A life-size, fully functional caravan trailer made entirely from LEGO bricks was presented this week at the National Exhibition Centre in Birmingham, UK, during the 2015 Motorhome & Caravan Show.
[photo courtesy of Guinness World Records]
The trailer set the surprisingly specific record for “largest caravan built with interlocking plastic bricks.” The model uses 215,158 LEGO bricks to faithfully recreate all the functions of a real RV, including running water and electricity. While sadly the heating elements and stove are non-functional lest the bricks melt, the refrigerator is perfectly capable of keeping its LEGO-built food safely preserved. Impressively, even the table folds down into a functional (albeit very firm) bed, just like real caravan trailers. The caravan will be on display Oct. 13-18 at the show, then again at the end of the month for UK’s Brick 2015 LEGO convention.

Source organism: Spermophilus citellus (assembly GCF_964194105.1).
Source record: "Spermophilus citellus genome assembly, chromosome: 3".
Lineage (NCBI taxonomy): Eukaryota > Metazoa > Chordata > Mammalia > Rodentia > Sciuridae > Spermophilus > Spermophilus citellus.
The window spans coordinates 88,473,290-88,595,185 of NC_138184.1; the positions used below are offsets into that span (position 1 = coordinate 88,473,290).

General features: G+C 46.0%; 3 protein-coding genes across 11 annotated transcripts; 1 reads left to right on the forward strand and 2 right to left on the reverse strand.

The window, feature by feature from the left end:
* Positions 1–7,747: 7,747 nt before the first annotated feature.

This cyberpunk bike would look right at home in Akira, but is actually from the mind of French builder F@bz. Sitting at 55 studs in length, the large scale gives room for plenty of terrific details, the coolest of which are the brilliant incorporation of the hot air balloon panels as a sleek engine cowling and the stacked 2×2 radar dishes for the rear suspension.
Dave E. over on the Brickset forums has compiled a fascinating summary of the evolution of the LEGO palette over the past 40 years. Dave wrote an program to analyze the Brickset database, pulling part inventories for the last 40 years’ worth of sets. He says he ignored a few special themes known for their rampant use of unusual colors, such as Duplo and Fabuland.
This chart compiles the colors as a percentage of the total parts produced each year, so while a color’s percentage may decrease from one year to the next, its actual quantity produced may increase if LEGO manufactures more total pieces the next year. This chart also only accounts for a set’s release year, and not the subsequent years in which that set may have been produced, nor the quantities LEGO produces, so it only approximates what a collector would have if they were able to buy one copy of each set in its release year.